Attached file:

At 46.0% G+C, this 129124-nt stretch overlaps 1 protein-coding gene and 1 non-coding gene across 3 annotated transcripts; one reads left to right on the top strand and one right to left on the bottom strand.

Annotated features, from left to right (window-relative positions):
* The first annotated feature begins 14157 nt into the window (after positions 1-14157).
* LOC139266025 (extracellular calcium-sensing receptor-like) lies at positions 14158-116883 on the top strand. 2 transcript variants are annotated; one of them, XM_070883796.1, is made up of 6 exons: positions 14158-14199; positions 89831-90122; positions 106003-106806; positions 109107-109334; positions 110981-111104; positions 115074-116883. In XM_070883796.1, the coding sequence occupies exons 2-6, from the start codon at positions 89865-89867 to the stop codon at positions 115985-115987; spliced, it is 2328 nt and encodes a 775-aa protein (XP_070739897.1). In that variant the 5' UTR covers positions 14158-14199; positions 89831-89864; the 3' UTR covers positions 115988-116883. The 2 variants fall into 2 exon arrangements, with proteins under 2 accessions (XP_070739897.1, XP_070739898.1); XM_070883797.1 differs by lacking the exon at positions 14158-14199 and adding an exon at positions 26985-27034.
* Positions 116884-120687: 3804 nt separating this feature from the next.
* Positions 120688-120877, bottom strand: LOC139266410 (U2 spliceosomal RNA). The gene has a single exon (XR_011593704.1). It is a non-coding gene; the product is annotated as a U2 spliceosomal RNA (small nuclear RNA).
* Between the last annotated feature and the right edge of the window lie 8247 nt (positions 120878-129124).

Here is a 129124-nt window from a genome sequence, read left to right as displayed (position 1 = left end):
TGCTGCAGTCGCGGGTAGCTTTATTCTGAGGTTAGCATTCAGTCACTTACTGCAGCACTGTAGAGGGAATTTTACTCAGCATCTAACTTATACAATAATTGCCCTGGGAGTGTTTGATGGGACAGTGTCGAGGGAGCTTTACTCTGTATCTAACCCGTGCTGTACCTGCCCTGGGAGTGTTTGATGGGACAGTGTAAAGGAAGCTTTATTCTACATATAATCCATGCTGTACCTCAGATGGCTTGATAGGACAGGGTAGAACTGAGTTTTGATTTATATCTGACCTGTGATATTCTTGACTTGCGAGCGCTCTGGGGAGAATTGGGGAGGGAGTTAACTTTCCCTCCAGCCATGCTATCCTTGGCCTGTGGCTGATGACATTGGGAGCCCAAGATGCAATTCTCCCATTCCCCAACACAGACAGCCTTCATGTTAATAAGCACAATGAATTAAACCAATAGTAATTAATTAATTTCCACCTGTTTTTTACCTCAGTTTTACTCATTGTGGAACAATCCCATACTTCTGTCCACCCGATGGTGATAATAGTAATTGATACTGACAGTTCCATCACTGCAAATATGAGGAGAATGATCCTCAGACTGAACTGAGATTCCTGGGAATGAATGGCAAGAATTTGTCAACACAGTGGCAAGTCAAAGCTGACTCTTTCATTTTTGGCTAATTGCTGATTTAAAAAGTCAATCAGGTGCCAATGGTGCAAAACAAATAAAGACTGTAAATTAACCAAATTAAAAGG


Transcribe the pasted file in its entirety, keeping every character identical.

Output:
At 46.0% G+C, this 129124-nt stretch overlaps 1 protein-coding gene and 1 non-coding gene across 3 annotated transcripts; one reads left to right on the top strand and one right to left on the bottom strand.

Annotated features, from left to right (window-relative positions):
* The first annotated feature begins 14157 nt into the window (after positions 1-14157).
* LOC139266025 (extracellular calcium-sensing receptor-like) lies at positions 14158-116883 on the top strand. 2 transcript variants are annotated; one of them, XM_070883796.1, is made up of 6 exons: positions 14158-14199; positions 89831-90122; positions 106003-106806; positions 109107-109334; positions 110981-111104; positions 115074-116883. In XM_070883796.1, the coding sequence occupies exons 2-6, from the start codon at positions 89865-89867 to the stop codon at positions 115985-115987; spliced, it is 2328 nt and encodes a 775-aa protein (XP_070739897.1). In that variant the 5' UTR covers positions 14158-14199; positions 89831-89864; the 3' UTR covers positions 115988-116883. The 2 variants fall into 2 exon arrangements, with proteins under 2 accessions (XP_070739897.1, XP_070739898.1); XM_070883797.1 differs by lacking the exon at positions 14158-14199 and adding an exon at positions 26985-27034.
* Positions 116884-120687: 3804 nt separating this feature from the next.
* Positions 120688-120877, bottom strand: LOC139266410 (U2 spliceosomal RNA). The gene has a single exon (XR_011593704.1). It is a non-coding gene; the product is annotated as a U2 spliceosomal RNA (small nuclear RNA).
* Between the last annotated feature and the right edge of the window lie 8247 nt (positions 120878-129124).

Here is a 129124-nt window from a genome sequence, read left to right as displayed (position 1 = left end):
TGCTGCAGTCGCGGGTAGCTTTATTCTGAGGTTAGCATTCAGTCACTTACTGCAGCACTGTAGAGGGAATTTTACTCAGCATCTAACTTATACAATAATTGCCCTGGGAGTGTTTGATGGGACAGTGTCGAGGGAGCTTTACTCTGTATCTAACCCGTGCTGTACCTGCCCTGGGAGTGTTTGATGGGACAGTGTAAAGGAAGCTTTATTCTACATATAATCCATGCTGTACCTCAGATGGCTTGATAGGACAGGGTAGAACTGAGTTTTGATTTATATCTGACCTGTGATATTCTTGACTTGCGAGCGCTCTGGGGAGAATTGGGGAGGGAGTTAACTTTCCCTCCAGCCATGCTATCCTTGGCCTGTGGCTGATGACATTGGGAGCCCAAGATGCAATTCTCCCATTCCCCAACACAGACAGCCTTCATGTTAATAAGCACAATGAATTAAACCAATAGTAATTAATTAATTTCCACCTGTTTTTTACCTCAGTTTTACTCATTGTGGAACAATCCCATACTTCTGTCCACCCGATGGTGATAATAGTAATTGATACTGACAGTTCCATCACTGCAAATATGAGGAGAATGATCCTCAGACTGAACTGAGATTCCTGGGAATGAATGGCAAGAATTTGTCAACACAGTGGCAAGTCAAAGCTGACTCTTTCATTTTTGGCTAATTGCTGATTTAAAAAGTCAATCAGGTGCCAATGGTGCAAAACAAATAAAGACTGTAAATTAACCAAATTAAAAGG